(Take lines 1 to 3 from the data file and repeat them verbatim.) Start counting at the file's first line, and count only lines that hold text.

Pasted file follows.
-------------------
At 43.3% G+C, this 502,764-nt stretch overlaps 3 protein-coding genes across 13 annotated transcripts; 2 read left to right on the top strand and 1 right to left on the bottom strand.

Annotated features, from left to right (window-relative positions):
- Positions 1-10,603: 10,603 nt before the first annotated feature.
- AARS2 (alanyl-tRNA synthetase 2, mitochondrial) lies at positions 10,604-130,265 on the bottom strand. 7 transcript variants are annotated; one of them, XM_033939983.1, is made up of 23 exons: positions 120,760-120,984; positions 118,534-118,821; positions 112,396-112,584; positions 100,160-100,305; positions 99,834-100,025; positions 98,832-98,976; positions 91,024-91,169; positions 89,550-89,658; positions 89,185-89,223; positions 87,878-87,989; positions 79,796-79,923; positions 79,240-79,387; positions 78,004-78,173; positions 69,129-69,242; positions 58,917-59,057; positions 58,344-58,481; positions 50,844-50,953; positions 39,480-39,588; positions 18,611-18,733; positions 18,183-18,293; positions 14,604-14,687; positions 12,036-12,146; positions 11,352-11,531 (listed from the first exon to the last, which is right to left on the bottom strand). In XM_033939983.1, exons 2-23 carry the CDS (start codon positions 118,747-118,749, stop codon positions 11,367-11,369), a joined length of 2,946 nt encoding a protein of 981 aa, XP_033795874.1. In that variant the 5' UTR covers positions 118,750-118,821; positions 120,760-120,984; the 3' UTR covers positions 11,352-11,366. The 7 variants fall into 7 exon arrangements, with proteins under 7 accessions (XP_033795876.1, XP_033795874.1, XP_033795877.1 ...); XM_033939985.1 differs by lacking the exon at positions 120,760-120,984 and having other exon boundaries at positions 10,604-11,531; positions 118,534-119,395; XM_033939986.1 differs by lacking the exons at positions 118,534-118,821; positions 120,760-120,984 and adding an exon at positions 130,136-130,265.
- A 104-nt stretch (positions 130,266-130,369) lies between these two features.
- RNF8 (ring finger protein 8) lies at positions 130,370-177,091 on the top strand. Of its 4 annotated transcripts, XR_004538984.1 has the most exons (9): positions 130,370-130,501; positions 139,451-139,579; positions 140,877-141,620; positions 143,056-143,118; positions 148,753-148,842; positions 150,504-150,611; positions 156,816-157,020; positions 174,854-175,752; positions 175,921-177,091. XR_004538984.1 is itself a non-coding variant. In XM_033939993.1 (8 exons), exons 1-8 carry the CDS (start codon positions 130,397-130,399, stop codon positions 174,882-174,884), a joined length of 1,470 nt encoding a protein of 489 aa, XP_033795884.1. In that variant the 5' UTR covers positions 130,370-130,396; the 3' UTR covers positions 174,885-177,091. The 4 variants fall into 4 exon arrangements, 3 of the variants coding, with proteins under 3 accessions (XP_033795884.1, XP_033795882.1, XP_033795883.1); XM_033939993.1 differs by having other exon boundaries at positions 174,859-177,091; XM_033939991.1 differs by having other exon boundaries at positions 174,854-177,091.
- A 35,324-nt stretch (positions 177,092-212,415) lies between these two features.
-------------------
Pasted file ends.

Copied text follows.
At 43.3% G+C, this 502,764-nt stretch overlaps 3 protein-coding genes across 13 annotated transcripts; 2 read left to right on the top strand and 1 right to left on the bottom strand.

Annotated features, from left to right (window-relative positions):
- Positions 1-10,603: 10,603 nt before the first annotated feature.